Ecosystem services to alleviate iodine, selenium and zinc malnutrition in sub-Saharan Africa

Lead PI
Dr Martin Roger Broadley
University of Nottingham, Sch of Biosciences
Start Date
28 July, 2010
End Date
27 January, 2011
Project Code

This Partnership and Project Development Grant (PPDG) ran for six months. The funds supported the formation of a new multinational consortium.

The primary output of the PPDG was a Research Consortium Grant (RCG). The RCG aimed (1) to improve our understanding of the role of ecosystems services provision in alleviating trace element malnutrition, (2) to enhance existing Malawian training, R&D and monitoring capabilities in trace element biogeochemistry, and (3) to facilitate and support regional knowledge exchange on trace elements within sub-Sarahan Africa.

The main activities for the consortium were to compile existing biogeochemical and nutritional trace element data, to identify knowledge gaps, and to engage in transdisciplinary networking. These activities were integrated at a workshop in Malawi (Sept. 2010). The workshop identified local stakeholders to involve in the RCG. Workshop topics included: 1. defining roles and responsibilities; 2. evidence gathering and preliminary hypothesis testing; 3. assessing expertise, facilities, logistics and training requirements; 4. facilitating new stakeholder partnerships; 5. determining scope, timelines and costs for RCG project delivery.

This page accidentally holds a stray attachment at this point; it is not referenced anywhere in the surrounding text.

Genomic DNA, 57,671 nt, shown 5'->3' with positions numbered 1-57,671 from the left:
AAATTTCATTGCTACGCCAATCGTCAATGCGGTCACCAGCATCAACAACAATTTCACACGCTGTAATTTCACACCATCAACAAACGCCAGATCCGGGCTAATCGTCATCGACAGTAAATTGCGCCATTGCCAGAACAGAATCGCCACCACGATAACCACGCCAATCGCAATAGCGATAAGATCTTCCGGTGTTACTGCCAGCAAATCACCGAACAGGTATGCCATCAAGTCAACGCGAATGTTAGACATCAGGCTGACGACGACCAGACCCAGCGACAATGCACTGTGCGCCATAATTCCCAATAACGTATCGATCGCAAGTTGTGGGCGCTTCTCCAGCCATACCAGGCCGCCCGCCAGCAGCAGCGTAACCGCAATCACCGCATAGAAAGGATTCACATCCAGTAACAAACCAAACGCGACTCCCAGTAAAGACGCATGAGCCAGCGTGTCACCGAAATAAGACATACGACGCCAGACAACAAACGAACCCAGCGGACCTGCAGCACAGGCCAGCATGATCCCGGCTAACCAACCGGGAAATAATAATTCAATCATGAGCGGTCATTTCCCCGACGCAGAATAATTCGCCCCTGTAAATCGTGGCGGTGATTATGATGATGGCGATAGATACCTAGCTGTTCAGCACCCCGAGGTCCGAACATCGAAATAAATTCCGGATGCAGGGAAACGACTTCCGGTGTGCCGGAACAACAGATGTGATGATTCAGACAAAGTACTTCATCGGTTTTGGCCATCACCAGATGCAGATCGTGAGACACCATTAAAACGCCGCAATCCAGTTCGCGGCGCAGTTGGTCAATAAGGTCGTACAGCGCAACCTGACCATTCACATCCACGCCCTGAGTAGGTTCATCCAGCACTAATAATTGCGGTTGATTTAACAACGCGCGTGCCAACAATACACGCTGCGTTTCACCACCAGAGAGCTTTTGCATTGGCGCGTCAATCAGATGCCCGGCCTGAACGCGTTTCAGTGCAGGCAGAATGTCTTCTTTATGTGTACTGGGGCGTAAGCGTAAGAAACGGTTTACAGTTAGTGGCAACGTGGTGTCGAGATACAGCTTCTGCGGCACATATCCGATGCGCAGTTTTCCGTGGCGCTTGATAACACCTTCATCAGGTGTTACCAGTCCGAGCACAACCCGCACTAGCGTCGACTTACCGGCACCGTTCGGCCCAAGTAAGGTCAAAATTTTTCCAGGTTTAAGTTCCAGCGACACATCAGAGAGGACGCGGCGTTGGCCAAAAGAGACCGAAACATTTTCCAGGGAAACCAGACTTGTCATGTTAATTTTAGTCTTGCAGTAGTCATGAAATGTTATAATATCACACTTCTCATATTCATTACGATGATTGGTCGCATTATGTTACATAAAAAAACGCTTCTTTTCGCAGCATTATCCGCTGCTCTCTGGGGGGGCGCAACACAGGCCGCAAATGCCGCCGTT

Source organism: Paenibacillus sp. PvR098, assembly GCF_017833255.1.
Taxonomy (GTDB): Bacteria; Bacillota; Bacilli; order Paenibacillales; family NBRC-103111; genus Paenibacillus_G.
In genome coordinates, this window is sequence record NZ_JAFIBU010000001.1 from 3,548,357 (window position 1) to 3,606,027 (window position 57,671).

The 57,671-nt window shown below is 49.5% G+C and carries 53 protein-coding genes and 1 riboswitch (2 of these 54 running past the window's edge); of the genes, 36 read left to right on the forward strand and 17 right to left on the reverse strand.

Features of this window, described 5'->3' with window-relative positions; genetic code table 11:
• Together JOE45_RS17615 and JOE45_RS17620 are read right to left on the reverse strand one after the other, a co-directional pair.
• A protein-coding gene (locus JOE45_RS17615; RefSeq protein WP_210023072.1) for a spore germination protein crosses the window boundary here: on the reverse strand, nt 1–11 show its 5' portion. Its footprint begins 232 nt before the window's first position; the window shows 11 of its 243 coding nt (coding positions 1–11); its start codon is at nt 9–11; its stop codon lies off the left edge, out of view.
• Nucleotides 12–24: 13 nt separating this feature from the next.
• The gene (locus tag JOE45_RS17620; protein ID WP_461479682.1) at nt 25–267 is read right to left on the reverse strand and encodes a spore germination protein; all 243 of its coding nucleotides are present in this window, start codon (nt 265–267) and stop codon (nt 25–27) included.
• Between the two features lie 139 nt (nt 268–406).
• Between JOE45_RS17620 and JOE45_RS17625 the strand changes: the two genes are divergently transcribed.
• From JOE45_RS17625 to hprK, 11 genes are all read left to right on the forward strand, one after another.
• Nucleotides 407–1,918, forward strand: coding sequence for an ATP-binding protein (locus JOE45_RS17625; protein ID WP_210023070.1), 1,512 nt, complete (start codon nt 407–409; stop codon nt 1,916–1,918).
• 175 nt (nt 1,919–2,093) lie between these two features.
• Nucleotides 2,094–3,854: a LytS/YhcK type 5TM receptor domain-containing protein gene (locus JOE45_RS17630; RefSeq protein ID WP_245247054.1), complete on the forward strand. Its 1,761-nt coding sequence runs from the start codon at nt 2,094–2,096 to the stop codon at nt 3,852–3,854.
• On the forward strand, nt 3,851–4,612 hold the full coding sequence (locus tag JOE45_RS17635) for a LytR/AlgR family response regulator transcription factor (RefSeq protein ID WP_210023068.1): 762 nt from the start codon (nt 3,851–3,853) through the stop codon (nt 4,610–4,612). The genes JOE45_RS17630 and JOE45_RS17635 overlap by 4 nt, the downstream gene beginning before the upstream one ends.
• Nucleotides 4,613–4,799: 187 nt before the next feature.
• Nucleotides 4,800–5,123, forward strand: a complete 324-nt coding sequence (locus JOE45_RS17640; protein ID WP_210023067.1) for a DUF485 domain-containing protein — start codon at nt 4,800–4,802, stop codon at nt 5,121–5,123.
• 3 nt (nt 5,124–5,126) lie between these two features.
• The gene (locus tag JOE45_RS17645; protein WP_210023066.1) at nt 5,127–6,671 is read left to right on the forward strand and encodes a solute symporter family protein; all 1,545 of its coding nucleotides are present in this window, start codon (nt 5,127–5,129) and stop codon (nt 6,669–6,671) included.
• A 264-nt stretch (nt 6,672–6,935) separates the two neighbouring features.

Four specific objectives were addressed:

1. BIOGEOCHEMISTRY: to identify key biogeochemical processes driving variation in I/Se/Zn status of food crops in contrasting Malawian ecosystems. A spatially-co-ordinated soils/crops database was compiled from existing data and evaluated for its use in determining I/Se/Zn bioavailability. Likely (extensive) issues with data availability, quality and curation informed downstream RCG project requirements.

2. NUTRITION: to conduct a feasibility analysis (logistics, cost) of analysing spatial variation in I/Se/Zn dietary status and intake in contrasting Malawian ecosystems.